During the years that followed, and especially after he established his hill-top winter studio in Tangier in 1903, Lavery painted its beaches to the east and west of the medina on many occasions. The western approaches were a series of tiny inlets at the foot of Mount Washington, where his house was located, while to the east was that long sweep of sand we see in the present work. At its extremity Lavery’s old friend, Walter Harris, the Times correspondent, built his famous Moorish villa and the artist would visit him on many occasions, riding along the shore at low tide. A number of small oil sketches depict scenes in and around the Villa Harris and it is possible that the present aerial view represents one of the vistas from its flat rooftop. From here one could analyse the bands of colour that took the eye in a series of Whistlerian transitions to the horizon.
If the present canvas re-lives that first encounter, its topography reiterates that of The White City 1893 (Fig. 1), painted on Lavery’s third winter visit. Comparison between the two reveals that in the intervening twenty-six years not only had the harbour been constructed, but a ribbon development fanning out from the medina was now advancing towards Harris’s house.
This was the city that Lavery found after a six year absence. Up to the beginning of 1914 it had been his annual winter retreat between January and the end of March each year. U-boats in the English Channel and the Bay of Biscay put paid to these forays and when peace was declared, in an extension of his duties as an Official War Artist, he was dispatched to Northern France on an assignment to paint field hospitals, supply depots and war graves for the Imperial War Museum, early in 1919. This was followed by a visit to Sidi-bou-Said on the bay of Tunis and a summer spent on portrait commissions. Inscribed ‘1919’ on the reverse, Tangier can only have been painted right at the end of the year. Although Lavery’s long awaited return to his house has been dated with certainty to January 1920, it is possible that he set off for his winter studio around Christmas, making this one of the first canvases he painted on arrival.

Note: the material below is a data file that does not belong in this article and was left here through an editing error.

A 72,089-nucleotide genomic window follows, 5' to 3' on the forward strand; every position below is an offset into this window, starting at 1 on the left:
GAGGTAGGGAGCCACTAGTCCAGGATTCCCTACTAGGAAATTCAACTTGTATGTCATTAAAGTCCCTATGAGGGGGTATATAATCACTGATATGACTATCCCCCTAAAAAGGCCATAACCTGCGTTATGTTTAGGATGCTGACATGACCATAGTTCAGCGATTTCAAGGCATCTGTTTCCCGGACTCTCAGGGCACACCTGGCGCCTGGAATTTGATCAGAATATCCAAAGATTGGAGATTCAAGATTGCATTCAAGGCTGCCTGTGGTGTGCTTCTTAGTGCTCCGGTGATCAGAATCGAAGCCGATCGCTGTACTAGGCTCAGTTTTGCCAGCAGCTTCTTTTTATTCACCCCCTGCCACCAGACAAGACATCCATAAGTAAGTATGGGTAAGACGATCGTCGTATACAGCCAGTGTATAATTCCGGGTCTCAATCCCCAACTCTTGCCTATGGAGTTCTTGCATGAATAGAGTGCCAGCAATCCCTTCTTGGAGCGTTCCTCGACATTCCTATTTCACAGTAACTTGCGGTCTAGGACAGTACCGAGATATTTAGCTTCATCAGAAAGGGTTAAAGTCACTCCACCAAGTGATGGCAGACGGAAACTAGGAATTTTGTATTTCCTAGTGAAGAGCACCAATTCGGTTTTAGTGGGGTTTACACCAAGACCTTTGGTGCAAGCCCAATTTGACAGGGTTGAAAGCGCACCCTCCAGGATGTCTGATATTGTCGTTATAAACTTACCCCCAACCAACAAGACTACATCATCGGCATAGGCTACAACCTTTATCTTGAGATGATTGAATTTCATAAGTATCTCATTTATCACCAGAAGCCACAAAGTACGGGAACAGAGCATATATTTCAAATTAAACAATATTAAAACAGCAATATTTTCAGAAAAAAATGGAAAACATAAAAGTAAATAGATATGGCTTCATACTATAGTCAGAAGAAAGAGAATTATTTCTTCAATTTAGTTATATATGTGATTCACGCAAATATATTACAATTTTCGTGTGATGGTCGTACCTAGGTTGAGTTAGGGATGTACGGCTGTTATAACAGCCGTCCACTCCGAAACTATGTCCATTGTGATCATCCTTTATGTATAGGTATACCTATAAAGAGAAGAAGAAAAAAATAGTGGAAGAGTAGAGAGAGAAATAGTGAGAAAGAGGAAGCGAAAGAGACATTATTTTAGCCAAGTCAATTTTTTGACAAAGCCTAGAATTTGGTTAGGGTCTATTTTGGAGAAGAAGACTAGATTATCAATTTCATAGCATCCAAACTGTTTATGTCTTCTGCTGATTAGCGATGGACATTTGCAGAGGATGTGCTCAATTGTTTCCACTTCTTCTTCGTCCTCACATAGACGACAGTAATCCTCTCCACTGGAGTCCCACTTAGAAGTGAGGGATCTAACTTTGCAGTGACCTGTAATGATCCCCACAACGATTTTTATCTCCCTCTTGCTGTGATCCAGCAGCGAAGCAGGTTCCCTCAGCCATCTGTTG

Although the long Moroccan sojourn that followed, incorporated a trip to Marrakesh with Winston Churchill, the majority of the time was spent in Tangier, and at least six paintings representing aspects of the bay have been identified – all dated 1920. In these Lavery’s palette subtly alters to reflect the time of day and viewpoint. In the present instance a sunny morning – indicated by the direction of shadows of the riders on the sands – is recorded with remarkable acuity. The ever-changing clouds that swept through the Straits on a mild sirocco demanded speed and spontaneity. It was canvases like this that provoked the comment from Churchill that,
He shows us sunlight in all its variety – buoyant and bracing … on a Scottish golf links – gay and pellucid and pleasurable on the Riviera – or languid and slumberous on the coasts of Tangier. (Introduction to exhibition catalogue for Alpine Club Gallery, Pictures of Morocco, The Riviera and other scenes by Sir John Lavery RA, 1921, p. 3)
When he returned to London in the spring of 1920, it was with a final farewell. The studio on Mount Washington was sold three years later and when in 1933, in his late seventies, he took his ailing wife, Hazel, on a Mediterranean cruise, they passed Tangier in the twilight but did not disembark. It nevertheless brought back pleasurable memories of people and places that must inevitably have included that incomparable North African strand.
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